Peanuts: Culture and Uses




Source of Digital Item

National Agricultural Library



The peanut (Arachis hypogwa), known also in different localities as the earthnut, groundnut, ground pea, goober, and pindar, is a trailing straggling annual, growing from 1 to 2 feet high, with thick, angular, pale-green, hairy stems, and spreading branches, and has the peculiar habit of maturing its fruit underground. (Strictly speaking it is not a nut at all, and should more properly be called the ground pea.) Its blossom is at the end of a long pedicel-like calyx tube, the ovary being at the base. After the fall of the flower the peduncle, or "spike," elongates and bends downward, pushing several inches into the ground where the ovary at its extremity begins to enlarge and develops into a pale yellowish, wrinkled, slightly curved pod, often contracted in the middle, containing from 1 to 8 seeds. Should the "spike" by accident not be enabled to thrust its point in the ground within a few hours after the fall of the flower it withers and dies. When fully grown the pods are from 1 to 2 inches long, of a dusky yellowish color, with a netted surface.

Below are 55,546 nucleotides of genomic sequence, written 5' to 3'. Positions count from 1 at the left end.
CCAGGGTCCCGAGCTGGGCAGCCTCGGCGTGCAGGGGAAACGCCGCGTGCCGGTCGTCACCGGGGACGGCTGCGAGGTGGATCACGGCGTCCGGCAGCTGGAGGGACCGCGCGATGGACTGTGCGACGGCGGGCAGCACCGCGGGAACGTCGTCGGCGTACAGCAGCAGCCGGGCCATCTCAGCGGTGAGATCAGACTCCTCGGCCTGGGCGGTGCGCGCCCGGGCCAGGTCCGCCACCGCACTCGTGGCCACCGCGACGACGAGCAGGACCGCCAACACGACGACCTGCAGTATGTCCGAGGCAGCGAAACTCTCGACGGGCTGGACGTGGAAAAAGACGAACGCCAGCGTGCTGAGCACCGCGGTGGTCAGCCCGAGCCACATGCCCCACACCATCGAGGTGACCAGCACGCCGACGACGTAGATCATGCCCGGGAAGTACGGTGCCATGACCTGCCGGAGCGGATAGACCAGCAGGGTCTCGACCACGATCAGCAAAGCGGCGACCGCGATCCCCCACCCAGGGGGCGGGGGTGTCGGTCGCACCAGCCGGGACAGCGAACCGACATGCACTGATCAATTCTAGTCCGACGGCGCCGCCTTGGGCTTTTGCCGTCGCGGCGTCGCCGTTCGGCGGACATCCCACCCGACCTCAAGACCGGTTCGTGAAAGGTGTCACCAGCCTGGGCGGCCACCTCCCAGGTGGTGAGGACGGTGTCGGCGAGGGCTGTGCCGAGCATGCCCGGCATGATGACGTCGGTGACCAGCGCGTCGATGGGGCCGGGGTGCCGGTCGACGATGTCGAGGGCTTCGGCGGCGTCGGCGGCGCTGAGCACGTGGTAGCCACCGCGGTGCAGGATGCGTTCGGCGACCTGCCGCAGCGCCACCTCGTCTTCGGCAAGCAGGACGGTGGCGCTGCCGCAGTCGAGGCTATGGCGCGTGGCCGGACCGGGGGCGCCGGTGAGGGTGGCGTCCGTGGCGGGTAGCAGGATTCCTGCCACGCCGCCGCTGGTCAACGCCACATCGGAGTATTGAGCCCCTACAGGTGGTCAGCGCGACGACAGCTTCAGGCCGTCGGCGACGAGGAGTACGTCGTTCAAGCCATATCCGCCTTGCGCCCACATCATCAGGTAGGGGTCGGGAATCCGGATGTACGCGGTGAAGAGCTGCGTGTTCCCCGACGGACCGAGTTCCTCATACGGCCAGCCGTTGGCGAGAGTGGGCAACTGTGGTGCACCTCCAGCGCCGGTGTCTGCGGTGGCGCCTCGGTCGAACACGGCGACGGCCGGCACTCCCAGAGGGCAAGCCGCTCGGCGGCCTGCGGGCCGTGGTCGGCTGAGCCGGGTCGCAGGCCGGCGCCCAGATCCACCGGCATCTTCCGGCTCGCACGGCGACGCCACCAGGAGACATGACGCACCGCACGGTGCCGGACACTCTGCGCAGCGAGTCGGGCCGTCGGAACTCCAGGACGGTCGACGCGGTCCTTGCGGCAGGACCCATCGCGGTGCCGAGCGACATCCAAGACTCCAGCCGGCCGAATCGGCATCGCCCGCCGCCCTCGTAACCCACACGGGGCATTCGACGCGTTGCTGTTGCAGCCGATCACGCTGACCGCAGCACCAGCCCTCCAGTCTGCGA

Peanuts: Culture and Uses